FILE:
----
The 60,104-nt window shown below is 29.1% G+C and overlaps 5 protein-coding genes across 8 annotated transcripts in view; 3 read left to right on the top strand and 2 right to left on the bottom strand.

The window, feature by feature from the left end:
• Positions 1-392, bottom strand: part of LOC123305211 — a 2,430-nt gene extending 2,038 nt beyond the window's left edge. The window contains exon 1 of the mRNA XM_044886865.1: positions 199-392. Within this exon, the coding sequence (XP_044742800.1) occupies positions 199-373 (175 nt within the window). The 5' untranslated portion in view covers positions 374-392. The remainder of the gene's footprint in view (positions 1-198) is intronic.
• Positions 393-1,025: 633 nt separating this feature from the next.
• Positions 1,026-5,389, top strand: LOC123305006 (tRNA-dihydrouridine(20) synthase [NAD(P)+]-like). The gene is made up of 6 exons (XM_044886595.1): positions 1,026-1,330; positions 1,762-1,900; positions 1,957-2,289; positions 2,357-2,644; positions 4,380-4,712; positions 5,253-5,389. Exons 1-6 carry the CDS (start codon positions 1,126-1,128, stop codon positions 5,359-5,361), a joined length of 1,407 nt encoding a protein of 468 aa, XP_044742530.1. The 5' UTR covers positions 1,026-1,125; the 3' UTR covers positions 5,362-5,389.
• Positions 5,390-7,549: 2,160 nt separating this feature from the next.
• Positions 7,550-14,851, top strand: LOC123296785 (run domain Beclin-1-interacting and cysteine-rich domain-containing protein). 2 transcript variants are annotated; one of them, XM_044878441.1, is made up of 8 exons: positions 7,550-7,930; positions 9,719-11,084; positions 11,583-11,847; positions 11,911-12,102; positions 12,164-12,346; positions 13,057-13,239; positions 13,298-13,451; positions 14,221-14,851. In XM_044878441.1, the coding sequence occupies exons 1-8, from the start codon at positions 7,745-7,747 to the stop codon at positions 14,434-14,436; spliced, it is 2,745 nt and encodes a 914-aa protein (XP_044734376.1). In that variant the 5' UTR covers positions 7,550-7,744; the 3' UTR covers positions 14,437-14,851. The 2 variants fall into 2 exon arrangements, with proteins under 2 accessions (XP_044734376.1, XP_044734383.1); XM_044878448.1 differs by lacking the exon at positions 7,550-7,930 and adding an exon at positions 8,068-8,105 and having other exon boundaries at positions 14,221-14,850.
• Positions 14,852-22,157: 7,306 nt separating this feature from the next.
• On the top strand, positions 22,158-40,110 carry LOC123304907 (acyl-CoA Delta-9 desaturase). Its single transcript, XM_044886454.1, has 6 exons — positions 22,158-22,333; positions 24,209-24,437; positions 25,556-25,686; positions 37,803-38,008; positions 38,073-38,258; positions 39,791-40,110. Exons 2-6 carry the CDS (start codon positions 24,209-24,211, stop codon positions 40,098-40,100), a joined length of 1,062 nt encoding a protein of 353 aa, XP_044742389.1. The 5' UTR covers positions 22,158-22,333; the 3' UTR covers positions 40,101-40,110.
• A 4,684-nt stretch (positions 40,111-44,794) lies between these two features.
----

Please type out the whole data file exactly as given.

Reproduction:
The 60,104-nt window shown below is 29.1% G+C and overlaps 5 protein-coding genes across 8 annotated transcripts in view; 3 read left to right on the top strand and 2 right to left on the bottom strand.

The window, feature by feature from the left end:
• Positions 1-392, bottom strand: part of LOC123305211 — a 2,430-nt gene extending 2,038 nt beyond the window's left edge. The window contains exon 1 of the mRNA XM_044886865.1: positions 199-392. Within this exon, the coding sequence (XP_044742800.1) occupies positions 199-373 (175 nt within the window). The 5' untranslated portion in view covers positions 374-392. The remainder of the gene's footprint in view (positions 1-198) is intronic.
• Positions 393-1,025: 633 nt separating this feature from the next.
• Positions 1,026-5,389, top strand: LOC123305006 (tRNA-dihydrouridine(20) synthase [NAD(P)+]-like). The gene is made up of 6 exons (XM_044886595.1): positions 1,026-1,330; positions 1,762-1,900; positions 1,957-2,289; positions 2,357-2,644; positions 4,380-4,712; positions 5,253-5,389. Exons 1-6 carry the CDS (start codon positions 1,126-1,128, stop codon positions 5,359-5,361), a joined length of 1,407 nt encoding a protein of 468 aa, XP_044742530.1. The 5' UTR covers positions 1,026-1,125; the 3' UTR covers positions 5,362-5,389.
• Positions 5,390-7,549: 2,160 nt separating this feature from the next.
• Positions 7,550-14,851, top strand: LOC123296785 (run domain Beclin-1-interacting and cysteine-rich domain-containing protein). 2 transcript variants are annotated; one of them, XM_044878441.1, is made up of 8 exons: positions 7,550-7,930; positions 9,719-11,084; positions 11,583-11,847; positions 11,911-12,102; positions 12,164-12,346; positions 13,057-13,239; positions 13,298-13,451; positions 14,221-14,851. In XM_044878441.1, the coding sequence occupies exons 1-8, from the start codon at positions 7,745-7,747 to the stop codon at positions 14,434-14,436; spliced, it is 2,745 nt and encodes a 914-aa protein (XP_044734376.1). In that variant the 5' UTR covers positions 7,550-7,744; the 3' UTR covers positions 14,437-14,851. The 2 variants fall into 2 exon arrangements, with proteins under 2 accessions (XP_044734376.1, XP_044734383.1); XM_044878448.1 differs by lacking the exon at positions 7,550-7,930 and adding an exon at positions 8,068-8,105 and having other exon boundaries at positions 14,221-14,850.
• Positions 14,852-22,157: 7,306 nt separating this feature from the next.
• On the top strand, positions 22,158-40,110 carry LOC123304907 (acyl-CoA Delta-9 desaturase). Its single transcript, XM_044886454.1, has 6 exons — positions 22,158-22,333; positions 24,209-24,437; positions 25,556-25,686; positions 37,803-38,008; positions 38,073-38,258; positions 39,791-40,110. Exons 2-6 carry the CDS (start codon positions 24,209-24,211, stop codon positions 40,098-40,100), a joined length of 1,062 nt encoding a protein of 353 aa, XP_044742389.1. The 5' UTR covers positions 22,158-22,333; the 3' UTR covers positions 40,101-40,110.
• A 4,684-nt stretch (positions 40,111-44,794) lies between these two features.